crick

noun (1)
\ ˈkrik How to pronounce crick (audio) \

Definition of crick

 (Entry 1 of 3)

: a painful spasmodic condition of muscles (as of the neck or back)

crick

verb
cricked; cricking; cricks

Definition of crick (Entry 2 of 3)

transitive verb

1 : to cause a crick in crick one's neck
2 : to turn or twist (something, such as one's head) especially into a strained position

crick

noun (2)
plural cricks

Definition of crick (Entry 3 of 3)

dialectal
: creek sense 1 I grew up fishing on little cricks with my dad.— C. W. Welch

Synonyms for crick

Synonyms: Noun (1)

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Examples of crick in a Sentence

Noun (1) got a crick in my neck from sleeping while sitting up Verb He cricked his back sleeping on the sofa.
Recent Examples on the Web: Noun One of my favorite distinctions is when Steve described the difference between calling a particular stream a creek or a crick. Anchorage Daily News, 11 Apr. 2021 Old, lumpy pillows that give you a crick in your neck won't do you any favors when trying to fall asleep. Lauren Corona, chicagotribune.com, 29 Mar. 2021 If watching from your sofa or bed gives you a crick in your neck? Popsci Commerce Team, Popular Science, 23 Feb. 2021 Yet most of us reach a day when merely sleeping in the wrong position on a pillow that’s too soft or too flat brings on a crick in the neck that sticks around for days. Kaitlyn Yarborough, Southern Living, 10 June 2020 So massage that crick in your neck, put on your blue-light glasses and settle down with these digital offerings. Scottie Andrew, CNN, 18 Apr. 2020 The hunters cruise slowly and look for them out the windows, and get cricks in their necks from it. Gena Steffens, Smithsonian, 11 July 2019 Pirates fans got a crick in their necks, from trying to avoid looking at their future, which looks like their past, which was mostly terrible. Cincinnati Enquirer, Cincinnati.com, 16 Jan. 2018 His neck was stiff, as if there were a crick on both sides. Lisa Sanders, M.d., New York Times, 1 Feb. 2018 Recent Examples on the Web: Verb That nagging ache in your lower back, sharp pain in your wrist, or crick in your neck means something. Simon Hill, Wired, 2 Mar. 2022 The gear selector for the standard six-speed manual gearbox also is a mite too far back in the cabin, cricking elbows during shifts into the even-numbered ratios. Mike Duff, Car and Driver, 23 Mar. 2018 See More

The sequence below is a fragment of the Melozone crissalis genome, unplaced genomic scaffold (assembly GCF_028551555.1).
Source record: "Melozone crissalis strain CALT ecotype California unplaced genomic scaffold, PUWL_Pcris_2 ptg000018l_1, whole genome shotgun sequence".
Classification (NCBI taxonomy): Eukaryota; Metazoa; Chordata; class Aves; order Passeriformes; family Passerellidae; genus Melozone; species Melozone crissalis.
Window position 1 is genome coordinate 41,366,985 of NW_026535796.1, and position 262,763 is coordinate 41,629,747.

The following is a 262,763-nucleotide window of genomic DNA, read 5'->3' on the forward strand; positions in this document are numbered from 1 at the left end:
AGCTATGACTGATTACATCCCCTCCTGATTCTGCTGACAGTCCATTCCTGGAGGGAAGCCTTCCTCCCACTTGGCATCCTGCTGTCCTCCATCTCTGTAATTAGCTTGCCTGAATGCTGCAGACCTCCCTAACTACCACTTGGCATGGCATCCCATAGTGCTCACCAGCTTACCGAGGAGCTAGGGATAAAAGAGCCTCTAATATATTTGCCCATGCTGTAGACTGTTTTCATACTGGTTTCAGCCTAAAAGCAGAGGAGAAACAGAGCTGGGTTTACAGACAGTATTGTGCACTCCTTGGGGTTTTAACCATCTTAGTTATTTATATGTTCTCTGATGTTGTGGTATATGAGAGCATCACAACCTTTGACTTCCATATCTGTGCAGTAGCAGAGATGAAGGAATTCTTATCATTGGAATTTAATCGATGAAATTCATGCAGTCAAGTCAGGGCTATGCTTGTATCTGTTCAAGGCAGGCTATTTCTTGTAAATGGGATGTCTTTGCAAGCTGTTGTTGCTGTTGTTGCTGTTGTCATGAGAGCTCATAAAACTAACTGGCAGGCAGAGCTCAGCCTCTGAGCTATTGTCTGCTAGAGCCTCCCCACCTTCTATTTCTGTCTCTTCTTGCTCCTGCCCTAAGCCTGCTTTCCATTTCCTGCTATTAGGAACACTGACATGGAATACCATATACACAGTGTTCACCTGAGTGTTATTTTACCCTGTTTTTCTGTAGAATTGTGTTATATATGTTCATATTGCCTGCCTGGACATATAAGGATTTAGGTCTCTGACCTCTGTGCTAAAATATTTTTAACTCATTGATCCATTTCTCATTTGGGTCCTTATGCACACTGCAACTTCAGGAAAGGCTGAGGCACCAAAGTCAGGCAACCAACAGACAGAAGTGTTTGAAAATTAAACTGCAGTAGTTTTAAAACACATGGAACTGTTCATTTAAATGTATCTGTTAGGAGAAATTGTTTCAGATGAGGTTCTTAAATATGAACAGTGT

These example sentences are selected automatically from various online news sources to reflect current usage of the word 'crick.' Views expressed in the examples do not represent the opinion of Merriam-Webster or its editors. Send us feedback.

First Known Use of crick

Noun (1)

15th century, in the meaning defined above

Verb

1850, in the meaning defined at sense 1

Noun (2)

1608, in the meaning defined above

History and Etymology for crick

Noun (1)

Middle English cryk

Noun (2)

variant of creek, probably by shortening of Middle English crike

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Time Traveler for crick

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The first known use of crick was in the 15th century

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Dictionary Entries Near crick

Crichton

crick

Crick

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Cite this Entry

“Crick.” Merriam-Webster.com Dictionary, Merriam-Webster, https://www.merriam-webster.com/dictionary/crick. Accessed 18 May. 2022.

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More Definitions for crick

crick

noun
\ ˈkrik How to pronounce crick (audio) \

Medical Definition of crick

 (Entry 1 of 2)

: a painful spasmodic condition of muscles (as of the neck or back)

crick

transitive verb

Medical Definition of crick (Entry 2 of 2)

: to cause a crick in (as the neck)

Crick biographical name

\ ˈkrik How to pronounce Crick (audio) \

Definition of Crick

Francis Harry Compton 1916–2004 British biophysicist

More from Merriam-Webster on crick

Nglish: Translation of crick for Spanish Speakers

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